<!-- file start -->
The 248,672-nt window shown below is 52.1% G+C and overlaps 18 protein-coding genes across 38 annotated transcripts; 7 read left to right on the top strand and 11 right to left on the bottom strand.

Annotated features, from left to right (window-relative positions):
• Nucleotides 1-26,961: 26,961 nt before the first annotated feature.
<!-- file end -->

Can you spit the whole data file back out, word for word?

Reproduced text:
The 248,672-nt window shown below is 52.1% G+C and overlaps 18 protein-coding genes across 38 annotated transcripts; 7 read left to right on the top strand and 11 right to left on the bottom strand.

Annotated features, from left to right (window-relative positions):
• Nucleotides 1-26,961: 26,961 nt before the first annotated feature.